Vandy eyes Ole Miss opener
By By Tony Krausz / assistant sports editor
July 30, 2003
BIRMINGHAM, Ala. Vanderbilt head football coach Bobby Johnson is looking at his team's season opening game against the Ole Miss Rebels on both sides of the coin.
Of course, the game's big build up is also helping the second-year Commodores coach.
Ole Miss first on air in 2003
Ole Miss' Aug 30 game against Vanderbilt will kickoff another jam-packed television schedule for the SEC.
The Rebels season opener against the Commodores will be aired by Jefferson Pilot Sports, as the opening Saturday's game of the week. The broadcast is scheduled to start at 11:30 a.m.
Auburn's home opener against Southern California will be the first game aired in the 15-contest slate by CBS Sports at 5 p.m. on Aug. 30.
Fourteen games that will be televised in the opening two weeks of the college season will feature a SEC school.
Slive backs BCS system
SEC commissioner Mike Slive reaffirmed his and the conference position supporting college football's Bowl Championship Series.
During the second-year commissioner's opening address at the conference's media, Slive expressed his staunch opposition to a NFL-style playoff.
Arkansas head coach Houston Nutt reflected the commissioners views when asked if he would like to see a playoff system.
OT system just fine with Hogs
Arkansas has logged some impressive field time over the last two years.
The Razorbacks have been involved in two games that lasted a combined 13 overtimes because of the current college overtime system.
Arkansas battled for seven extra periods against Ole Miss in 2001 before finally getting a 58-56 victory.
Nutt and crew went well past the allotted game time again in the 2002 season losing in six overtimes to Tennessee on Oct. 5, 2002.
Despite playing essentially 3 1/4 extra games, Nutt said he doesn't want to see the current system of overtime changed.
New looks for Wildcats
Kentucky fans could see some new formations behind center in 2003.
First-year Wildcats head coach Rich Brooks said he plans to employ a two-quarterback system this season, with Jared Lorenzen and Shane Boyd sharing signal calling duties.
The former Oregon Ducks coach also plans on using some of the trickery that made him famous in his stay in the Pac-10 and as the coach of the Rams in the NFL.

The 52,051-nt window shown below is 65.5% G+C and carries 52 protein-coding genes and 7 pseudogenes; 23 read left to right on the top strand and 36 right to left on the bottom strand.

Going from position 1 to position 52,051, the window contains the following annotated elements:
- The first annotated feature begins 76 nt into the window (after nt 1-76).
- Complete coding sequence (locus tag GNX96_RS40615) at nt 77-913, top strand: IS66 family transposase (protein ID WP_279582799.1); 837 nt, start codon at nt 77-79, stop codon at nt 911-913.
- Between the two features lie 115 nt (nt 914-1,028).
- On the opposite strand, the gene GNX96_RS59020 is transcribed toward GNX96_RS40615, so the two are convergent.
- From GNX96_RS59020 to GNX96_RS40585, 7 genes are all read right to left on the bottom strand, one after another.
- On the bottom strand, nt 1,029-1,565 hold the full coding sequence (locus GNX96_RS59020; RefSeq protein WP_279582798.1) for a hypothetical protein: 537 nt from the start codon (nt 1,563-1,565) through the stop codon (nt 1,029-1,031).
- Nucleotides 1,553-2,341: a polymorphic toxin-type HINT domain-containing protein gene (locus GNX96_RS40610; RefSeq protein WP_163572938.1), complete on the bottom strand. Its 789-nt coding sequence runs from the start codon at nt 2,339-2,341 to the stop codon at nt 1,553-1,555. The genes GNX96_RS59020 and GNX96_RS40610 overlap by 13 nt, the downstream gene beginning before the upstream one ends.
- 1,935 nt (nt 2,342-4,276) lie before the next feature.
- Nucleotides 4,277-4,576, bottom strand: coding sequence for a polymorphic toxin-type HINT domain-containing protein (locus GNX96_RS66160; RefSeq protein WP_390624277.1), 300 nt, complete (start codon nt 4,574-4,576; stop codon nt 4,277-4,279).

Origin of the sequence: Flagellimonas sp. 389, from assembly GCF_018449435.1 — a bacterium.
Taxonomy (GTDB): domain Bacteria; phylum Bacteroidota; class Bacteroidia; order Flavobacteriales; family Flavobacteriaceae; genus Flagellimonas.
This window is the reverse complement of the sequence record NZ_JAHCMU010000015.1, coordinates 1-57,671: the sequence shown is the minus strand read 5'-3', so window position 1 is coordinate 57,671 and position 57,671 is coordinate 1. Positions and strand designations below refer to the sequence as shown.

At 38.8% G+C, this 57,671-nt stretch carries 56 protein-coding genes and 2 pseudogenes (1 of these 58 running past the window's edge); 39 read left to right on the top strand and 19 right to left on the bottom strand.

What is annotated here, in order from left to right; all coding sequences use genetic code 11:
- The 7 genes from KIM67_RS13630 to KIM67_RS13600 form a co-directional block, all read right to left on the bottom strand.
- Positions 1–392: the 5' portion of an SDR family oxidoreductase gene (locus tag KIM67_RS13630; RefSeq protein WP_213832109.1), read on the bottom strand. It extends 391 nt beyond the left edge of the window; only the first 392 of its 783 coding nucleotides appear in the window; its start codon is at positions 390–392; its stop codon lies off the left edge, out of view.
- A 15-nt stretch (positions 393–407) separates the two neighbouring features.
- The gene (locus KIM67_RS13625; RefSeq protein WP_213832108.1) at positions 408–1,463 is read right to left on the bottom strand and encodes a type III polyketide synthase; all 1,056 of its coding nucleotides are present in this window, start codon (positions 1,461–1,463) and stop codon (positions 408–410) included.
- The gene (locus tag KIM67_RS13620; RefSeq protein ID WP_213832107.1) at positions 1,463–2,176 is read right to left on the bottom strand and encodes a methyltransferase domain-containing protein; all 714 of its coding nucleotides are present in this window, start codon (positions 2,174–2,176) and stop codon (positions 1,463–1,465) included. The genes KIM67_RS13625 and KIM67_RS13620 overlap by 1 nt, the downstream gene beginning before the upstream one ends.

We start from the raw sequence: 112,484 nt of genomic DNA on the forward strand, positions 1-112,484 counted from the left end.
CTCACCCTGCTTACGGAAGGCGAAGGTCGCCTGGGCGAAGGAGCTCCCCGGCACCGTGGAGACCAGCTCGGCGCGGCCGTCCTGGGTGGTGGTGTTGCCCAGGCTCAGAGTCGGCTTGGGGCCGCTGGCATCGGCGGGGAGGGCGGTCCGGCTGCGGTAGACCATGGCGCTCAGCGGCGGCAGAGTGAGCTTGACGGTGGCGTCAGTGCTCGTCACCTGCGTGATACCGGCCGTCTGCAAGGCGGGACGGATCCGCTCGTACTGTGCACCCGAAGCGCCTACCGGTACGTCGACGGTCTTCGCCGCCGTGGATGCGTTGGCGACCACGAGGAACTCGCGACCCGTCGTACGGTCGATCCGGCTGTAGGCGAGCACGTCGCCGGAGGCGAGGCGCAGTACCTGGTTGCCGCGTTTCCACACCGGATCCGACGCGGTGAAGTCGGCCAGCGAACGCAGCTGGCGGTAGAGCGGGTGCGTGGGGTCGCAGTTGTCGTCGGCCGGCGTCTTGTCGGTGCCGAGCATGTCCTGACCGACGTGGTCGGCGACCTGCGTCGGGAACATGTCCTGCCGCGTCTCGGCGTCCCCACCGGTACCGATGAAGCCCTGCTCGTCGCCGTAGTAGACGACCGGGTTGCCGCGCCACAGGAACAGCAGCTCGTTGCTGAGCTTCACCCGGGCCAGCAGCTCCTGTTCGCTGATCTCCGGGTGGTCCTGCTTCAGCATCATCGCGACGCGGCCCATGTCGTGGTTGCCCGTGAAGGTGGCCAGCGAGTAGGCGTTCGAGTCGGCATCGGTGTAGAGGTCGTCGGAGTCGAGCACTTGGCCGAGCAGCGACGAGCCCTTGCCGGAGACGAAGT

Brooks said no matter what Lorenzen and Boyd will be on the field at the same time, and they could even end up next to each other awaiting the snap.
Wildcats scale watching
The always interesting topic around Kentucky football of how much does quarterback Jared Lorenzen weigh?' was proposed to Brooks a little earlier than the new coach expected.
The new Wildcats coach said he wasn't concerned about Lorenzen's weight, and he would not make it an issue with the media.
Brooks said his goal is to have Lorenzen in good cardiovascular shape.
Still watching their mouths
Johnson said the Commodores restrictions against players cursing will be in affect for a second straight year.
In his first season at Vanderbilt, the nine-year coaching veteran outlawed swearing by his players. The rule gained Vanderbilt national notoriety as the clean-mouth program, capped with a feature on ESPN's Sportcenter.
Johnson said the publicity surrounding the team's no cursing rule came purely from outside the program.
Kentucky's Rich Brooks: "When the clock runs out and you're ahead. That's a real light note in Kentucky, I'll tell you that," responding to a question about when players will be allowed to pour Gatorade on a coach this season, with a hardy laugh from the media.
Another coaching zinger
Vanderbilt's Bobby Johnson: "I put on a wig and some glasses when I go out. Nobody has caught me yet, so I think it is working pretty good," responding to a question about whether coaches are changing the way they act in public due to recent college coaching scandals that have resulted in three coaches being fired.